By contrast, what would the consequences be for not adopting year-round daylight saving time?
“Permanent standard time would correspond with 5.1% more deer-vehicle collisions. Those 73,660 extra crashes would cause an estimated 66 additional human deaths and 4,140 injuries, as well an extra $2.39 billion in collision costs each year,” according to the study.
When conducting the study, researchers examined about 1 million deer-vehicle collisions occurring between 1994 and 2021 and found that 76% of them happened at nighttime.
While early sunsets and dark roads may seem like the only concern related to daylight saving time, it turns out that “springing forward” can also have an impact on traffic safety.
A recent study commissioned through the University of Colorado, Boulder, discovered a consistent rise in fatal car crashes during the week we “spring forward,” according to a Healthline report. And the primary factor contributing to a rise in motor vehicle crashes when we spring forward could be losing that single hour of sleep.
Researchers looked at 732,835 car accidents recorded through the U.S. Fatality Analysis Reporting System (FARS) that took place between 1996 and 2017. Through their findings, the academics involved in the study estimated that car crashes in the U.S. caused by “sleepy daylight-saving drivers” likely cost 30 extra people their lives over the nine-year period from 2002-2011.
Moreover, in the week following spring daylight saving time, fatal car accidents spike by nearly 6%, according to the study, which was also published in the journal Current Biology. And if you live on the western edge of your time zone, the increase is estimated to be even higher – approximately 8%.
“Our study provides additional, rigorous evidence that the switch to daylight saving time in spring leads to negative health and safety impacts. These effects on fatal traffic accidents are real, and these deaths can be prevented,” senior author Céline Vetter, an assistant professor of integrative physiology, wrote in an email statement to Healthline.
But the overall impact that daylight saving time has on car accidents could actually be much higher.
“Because the authors only looked at the most severe car accidents, they suspect the risk of crashes around DST may be even greater,” Healthline noted.
If you’ve been injured in car, truck, or motorcycle accident that was at least partially the fault of another driver or pedestrian, you may be able to recover a cash settlement through a civil claim with the experienced Los Angeles personal injury attorneys at Dordulian Law Group (DLG).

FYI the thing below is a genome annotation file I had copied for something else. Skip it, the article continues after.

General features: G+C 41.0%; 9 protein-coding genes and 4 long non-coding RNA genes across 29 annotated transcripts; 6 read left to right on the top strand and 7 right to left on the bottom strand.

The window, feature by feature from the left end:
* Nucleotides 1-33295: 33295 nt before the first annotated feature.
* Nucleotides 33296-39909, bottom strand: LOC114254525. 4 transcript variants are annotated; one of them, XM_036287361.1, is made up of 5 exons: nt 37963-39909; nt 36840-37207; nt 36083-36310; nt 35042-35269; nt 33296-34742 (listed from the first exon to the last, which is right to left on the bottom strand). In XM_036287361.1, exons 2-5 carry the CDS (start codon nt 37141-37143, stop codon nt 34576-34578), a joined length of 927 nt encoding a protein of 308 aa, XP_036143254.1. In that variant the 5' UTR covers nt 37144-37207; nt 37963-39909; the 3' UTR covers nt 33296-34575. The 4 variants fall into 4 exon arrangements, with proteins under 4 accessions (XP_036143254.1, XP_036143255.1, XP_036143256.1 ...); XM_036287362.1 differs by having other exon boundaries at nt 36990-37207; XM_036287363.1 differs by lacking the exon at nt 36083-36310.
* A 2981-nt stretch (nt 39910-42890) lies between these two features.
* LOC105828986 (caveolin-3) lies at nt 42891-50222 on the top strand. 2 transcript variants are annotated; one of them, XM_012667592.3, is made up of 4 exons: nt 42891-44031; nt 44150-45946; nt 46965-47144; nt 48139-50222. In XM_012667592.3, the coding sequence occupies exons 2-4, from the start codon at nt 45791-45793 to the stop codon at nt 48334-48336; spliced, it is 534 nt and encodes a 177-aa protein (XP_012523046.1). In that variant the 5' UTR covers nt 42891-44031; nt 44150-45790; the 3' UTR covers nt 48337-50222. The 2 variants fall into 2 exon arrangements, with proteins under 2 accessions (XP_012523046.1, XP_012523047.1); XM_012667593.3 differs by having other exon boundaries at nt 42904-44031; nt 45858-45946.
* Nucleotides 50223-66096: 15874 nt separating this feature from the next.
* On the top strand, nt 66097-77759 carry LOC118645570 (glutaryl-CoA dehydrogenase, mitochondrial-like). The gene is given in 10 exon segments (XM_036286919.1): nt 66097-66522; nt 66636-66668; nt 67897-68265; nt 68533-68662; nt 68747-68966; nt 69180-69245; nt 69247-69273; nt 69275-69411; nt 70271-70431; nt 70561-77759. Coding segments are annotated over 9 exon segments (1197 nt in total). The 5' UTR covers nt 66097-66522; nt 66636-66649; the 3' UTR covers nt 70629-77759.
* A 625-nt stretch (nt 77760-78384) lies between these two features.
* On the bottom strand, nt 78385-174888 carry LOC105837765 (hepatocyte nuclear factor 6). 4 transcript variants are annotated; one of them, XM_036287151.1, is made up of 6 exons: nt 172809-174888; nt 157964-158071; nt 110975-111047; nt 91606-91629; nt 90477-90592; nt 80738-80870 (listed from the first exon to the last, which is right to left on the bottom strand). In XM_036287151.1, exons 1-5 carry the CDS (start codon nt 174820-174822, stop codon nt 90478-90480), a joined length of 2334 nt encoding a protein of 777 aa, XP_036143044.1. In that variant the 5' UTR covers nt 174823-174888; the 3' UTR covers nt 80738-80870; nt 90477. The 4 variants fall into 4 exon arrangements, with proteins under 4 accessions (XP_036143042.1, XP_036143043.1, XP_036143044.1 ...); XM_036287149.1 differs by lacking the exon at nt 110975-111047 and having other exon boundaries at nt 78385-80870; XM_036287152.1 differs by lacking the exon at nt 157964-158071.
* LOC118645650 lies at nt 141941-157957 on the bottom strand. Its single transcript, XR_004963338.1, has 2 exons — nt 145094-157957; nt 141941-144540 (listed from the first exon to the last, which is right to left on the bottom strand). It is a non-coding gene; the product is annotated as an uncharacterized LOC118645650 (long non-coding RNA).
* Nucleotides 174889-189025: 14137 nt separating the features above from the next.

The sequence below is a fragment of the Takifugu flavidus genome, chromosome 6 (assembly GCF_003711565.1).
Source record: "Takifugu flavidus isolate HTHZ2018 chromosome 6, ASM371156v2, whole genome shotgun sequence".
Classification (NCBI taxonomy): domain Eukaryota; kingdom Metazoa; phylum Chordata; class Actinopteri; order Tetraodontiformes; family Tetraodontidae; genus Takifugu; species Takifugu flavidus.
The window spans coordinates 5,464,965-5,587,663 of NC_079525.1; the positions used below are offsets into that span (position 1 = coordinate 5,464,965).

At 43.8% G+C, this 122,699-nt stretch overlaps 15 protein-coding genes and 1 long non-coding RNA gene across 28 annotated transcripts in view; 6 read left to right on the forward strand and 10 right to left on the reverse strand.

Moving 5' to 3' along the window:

Our proven car accident lawyers will fight to secure all applicable damages pertaining to your case:
Under the California statute of limitations, the majority of car accident claims must be filed within a two-year window. In other words, if you’ve been injured in a California car accident, you likely have two years from the date that the crash occurred to file a claim seeking financial compensation.
However, car accident claims made against government or public entities are subject to a shorter deadline – sometimes only six months. Accordingly, injured car accident victims are strongly encouraged to file their claims as soon as possible by contacting DLG’s attorneys today at 818-322-4056.
DLG’s car accident attorneys are dedicated to fighting aggressively on behalf of injured victims and helping them secure the maximum financial compensation they deserve to ensure a complete recovery.
With more than $100,000,000.00 in settlements and verdicts recovered for injured clients like you while maintaining a consistent 98% winning record, DLG is the absolute best choice you can make when searching for a Los Angeles car accident lawyer.
Our experienced attorneys can help you pursue a financial award for your personal injury case. Contact us online or by phone for a free consultation today.
For a car accident injury, the only call you need to make is to the dedicated team of attorneys at D-L-G.